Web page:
I’m with Vice-Admiral Maddison, who said, “For a G8 nation, a NATO country like Canada, a country that continues to lead internationally and aspires to lead even more, I would consider that [cancellation of the program] to be a critical loss of a fundamental capability and a very difficult one to regenerate at a future date.” Submarines provide Canada the ability to add to our knowledge of what’s happening at sea, a way of moving around without being noticed and, if fighting breaks out, a unique strike capability in support of Canadian or allied forces.
Most importantly, Canada has the longest coastline in the world. We need to be able patrol it and to guard our three enormous ocean approaches — quietly and unseen. As well, 90% of the world’s trade moves on ships. Canada is heavily reliant on maritime trade, especially through sensitive narrow waterways like the Straits of Hormuz and Malacca. Some of that trade is threatened by piracy, a growing concern for all trading nations, especially off Africa’s east coast where pirates now range all the way east to India. These are not the charmingly rakish pirates that Hollywood portrays — they are brutal, ruthless criminals. Canada, as a maritime nation, needs to know what’s going on in all domains, including underwater, and to be able to fight back.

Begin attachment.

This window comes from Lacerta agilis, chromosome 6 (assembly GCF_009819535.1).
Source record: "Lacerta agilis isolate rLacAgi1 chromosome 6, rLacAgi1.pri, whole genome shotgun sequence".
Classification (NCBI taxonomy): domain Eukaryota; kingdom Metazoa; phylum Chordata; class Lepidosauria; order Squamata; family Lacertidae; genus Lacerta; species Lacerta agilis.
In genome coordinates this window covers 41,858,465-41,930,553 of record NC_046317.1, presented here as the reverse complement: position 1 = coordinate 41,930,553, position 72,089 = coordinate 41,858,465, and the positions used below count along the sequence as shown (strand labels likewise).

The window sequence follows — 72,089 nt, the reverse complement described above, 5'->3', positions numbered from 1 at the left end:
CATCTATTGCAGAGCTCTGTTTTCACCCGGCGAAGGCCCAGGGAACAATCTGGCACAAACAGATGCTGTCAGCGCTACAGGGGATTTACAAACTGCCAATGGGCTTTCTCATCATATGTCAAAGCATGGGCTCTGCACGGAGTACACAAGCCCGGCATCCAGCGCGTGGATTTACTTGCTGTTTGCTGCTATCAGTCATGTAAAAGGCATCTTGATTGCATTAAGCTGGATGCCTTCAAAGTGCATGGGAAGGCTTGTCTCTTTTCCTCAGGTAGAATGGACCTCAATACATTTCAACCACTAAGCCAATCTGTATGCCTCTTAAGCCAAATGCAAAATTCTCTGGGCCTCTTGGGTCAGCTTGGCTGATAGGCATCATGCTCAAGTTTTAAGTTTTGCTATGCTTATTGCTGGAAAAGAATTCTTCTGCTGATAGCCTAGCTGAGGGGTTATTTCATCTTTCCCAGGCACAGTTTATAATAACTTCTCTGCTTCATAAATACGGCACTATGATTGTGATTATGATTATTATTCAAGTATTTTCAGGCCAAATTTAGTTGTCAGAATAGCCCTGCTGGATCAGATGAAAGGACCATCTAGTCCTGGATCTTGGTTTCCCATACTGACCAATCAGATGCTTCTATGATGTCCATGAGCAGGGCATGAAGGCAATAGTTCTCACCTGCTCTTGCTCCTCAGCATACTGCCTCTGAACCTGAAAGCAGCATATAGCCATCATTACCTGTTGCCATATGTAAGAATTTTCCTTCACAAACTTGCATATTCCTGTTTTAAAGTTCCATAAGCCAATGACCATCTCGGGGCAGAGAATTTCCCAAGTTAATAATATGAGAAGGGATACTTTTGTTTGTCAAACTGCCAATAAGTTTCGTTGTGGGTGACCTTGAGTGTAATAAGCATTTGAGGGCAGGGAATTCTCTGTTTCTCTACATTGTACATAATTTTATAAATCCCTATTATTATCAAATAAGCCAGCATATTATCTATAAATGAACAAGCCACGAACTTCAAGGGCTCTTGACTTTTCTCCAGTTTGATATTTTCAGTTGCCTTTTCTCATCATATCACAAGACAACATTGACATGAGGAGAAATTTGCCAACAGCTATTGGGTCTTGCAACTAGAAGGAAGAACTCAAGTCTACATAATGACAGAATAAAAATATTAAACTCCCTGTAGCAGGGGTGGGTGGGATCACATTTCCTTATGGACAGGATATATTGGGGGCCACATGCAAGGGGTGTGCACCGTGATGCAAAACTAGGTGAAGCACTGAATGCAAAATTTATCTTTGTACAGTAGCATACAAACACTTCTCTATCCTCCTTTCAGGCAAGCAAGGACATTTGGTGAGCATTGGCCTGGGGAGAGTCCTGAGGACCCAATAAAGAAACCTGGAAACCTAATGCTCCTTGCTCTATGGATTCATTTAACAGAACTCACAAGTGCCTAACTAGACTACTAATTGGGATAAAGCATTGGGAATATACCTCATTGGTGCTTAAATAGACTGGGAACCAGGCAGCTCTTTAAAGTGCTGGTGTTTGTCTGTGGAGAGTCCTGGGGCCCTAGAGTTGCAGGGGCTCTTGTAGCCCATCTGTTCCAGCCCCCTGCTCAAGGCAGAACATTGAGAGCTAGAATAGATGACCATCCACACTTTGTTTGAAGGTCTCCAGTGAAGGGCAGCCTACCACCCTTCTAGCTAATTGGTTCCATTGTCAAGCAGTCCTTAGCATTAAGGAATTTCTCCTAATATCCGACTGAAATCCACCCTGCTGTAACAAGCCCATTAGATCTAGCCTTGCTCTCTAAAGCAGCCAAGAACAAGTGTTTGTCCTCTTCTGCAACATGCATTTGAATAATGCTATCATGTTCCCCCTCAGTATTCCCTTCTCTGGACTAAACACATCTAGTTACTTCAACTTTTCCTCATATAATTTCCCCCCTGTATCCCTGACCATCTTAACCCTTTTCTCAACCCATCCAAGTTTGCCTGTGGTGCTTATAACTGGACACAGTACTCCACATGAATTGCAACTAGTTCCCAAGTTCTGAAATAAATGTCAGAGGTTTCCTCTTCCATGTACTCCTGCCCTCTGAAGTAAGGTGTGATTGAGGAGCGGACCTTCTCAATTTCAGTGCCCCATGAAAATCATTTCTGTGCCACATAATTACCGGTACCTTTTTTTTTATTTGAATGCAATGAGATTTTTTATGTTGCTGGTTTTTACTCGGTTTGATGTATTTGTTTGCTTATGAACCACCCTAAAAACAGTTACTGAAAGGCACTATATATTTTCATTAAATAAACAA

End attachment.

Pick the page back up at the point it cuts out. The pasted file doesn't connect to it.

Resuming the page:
HMCS Victoria near Bangor. (Image from Wikimedia).
In spite of the tone of my comments in the earlier post (generally agreeing with Ivison’s criticisms), I’m pro-RCN and very much pro-submarine as part of our navy. But what we need are submarines that can perform the duties required, and ever since we acquired the Victoria class, they’ve signally failed to do this. Anyone who’s ever watched a WWII film or newsreel knows that submarines fire torpedoes — except the Victoria class, which still do not have effective torpedo armament. We bought these submarines in 1998. HMCS Victoria has been in commission since 2000 and we’re only just getting around to test-firing a torpedo later this year? This is insane.
Of course, it’s not fair to blame the RCN for all the problems: the government of the day bought the subs on the cheap and then didn’t fully fund the necessary repairs to bring the boats back into operation in a timely fashion (but the military may not have done proper due diligence before recommending the purchase, either). Today’s government may cut funding as part of the austerity budget we’re rumoured to be facing soon. If so, we can expect fewer days when any of our submarines are in the water, operational, and fully crewed.